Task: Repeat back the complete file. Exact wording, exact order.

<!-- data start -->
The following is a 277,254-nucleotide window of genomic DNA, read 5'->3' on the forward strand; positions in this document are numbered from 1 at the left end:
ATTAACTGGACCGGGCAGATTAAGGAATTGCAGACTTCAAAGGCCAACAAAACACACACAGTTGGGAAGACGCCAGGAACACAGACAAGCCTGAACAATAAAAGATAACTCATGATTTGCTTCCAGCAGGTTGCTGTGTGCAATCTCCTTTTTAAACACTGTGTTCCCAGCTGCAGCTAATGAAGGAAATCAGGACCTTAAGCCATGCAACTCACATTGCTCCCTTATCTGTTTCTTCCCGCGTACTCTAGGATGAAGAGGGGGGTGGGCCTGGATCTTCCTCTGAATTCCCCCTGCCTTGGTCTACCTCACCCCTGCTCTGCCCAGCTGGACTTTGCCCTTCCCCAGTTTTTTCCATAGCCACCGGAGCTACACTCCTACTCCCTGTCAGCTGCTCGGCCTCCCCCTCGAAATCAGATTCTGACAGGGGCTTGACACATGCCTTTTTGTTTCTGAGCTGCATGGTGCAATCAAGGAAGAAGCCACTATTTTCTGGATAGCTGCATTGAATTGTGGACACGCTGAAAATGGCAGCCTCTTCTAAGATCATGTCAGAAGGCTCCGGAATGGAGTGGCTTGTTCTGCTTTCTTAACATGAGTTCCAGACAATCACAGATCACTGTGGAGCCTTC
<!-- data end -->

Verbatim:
The following is a 277,254-nucleotide window of genomic DNA, read 5'->3' on the forward strand; positions in this document are numbered from 1 at the left end:
ATTAACTGGACCGGGCAGATTAAGGAATTGCAGACTTCAAAGGCCAACAAAACACACACAGTTGGGAAGACGCCAGGAACACAGACAAGCCTGAACAATAAAAGATAACTCATGATTTGCTTCCAGCAGGTTGCTGTGTGCAATCTCCTTTTTAAACACTGTGTTCCCAGCTGCAGCTAATGAAGGAAATCAGGACCTTAAGCCATGCAACTCACATTGCTCCCTTATCTGTTTCTTCCCGCGTACTCTAGGATGAAGAGGGGGGTGGGCCTGGATCTTCCTCTGAATTCCCCCTGCCTTGGTCTACCTCACCCCTGCTCTGCCCAGCTGGACTTTGCCCTTCCCCAGTTTTTTCCATAGCCACCGGAGCTACACTCCTACTCCCTGTCAGCTGCTCGGCCTCCCCCTCGAAATCAGATTCTGACAGGGGCTTGACACATGCCTTTTTGTTTCTGAGCTGCATGGTGCAATCAAGGAAGAAGCCACTATTTTCTGGATAGCTGCATTGAATTGTGGACACGCTGAAAATGGCAGCCTCTTCTAAGATCATGTCAGAAGGCTCCGGAATGGAGTGGCTTGTTCTGCTTTCTTAACATGAGTTCCAGACAATCACAGATCACTGTGGAGCCTTC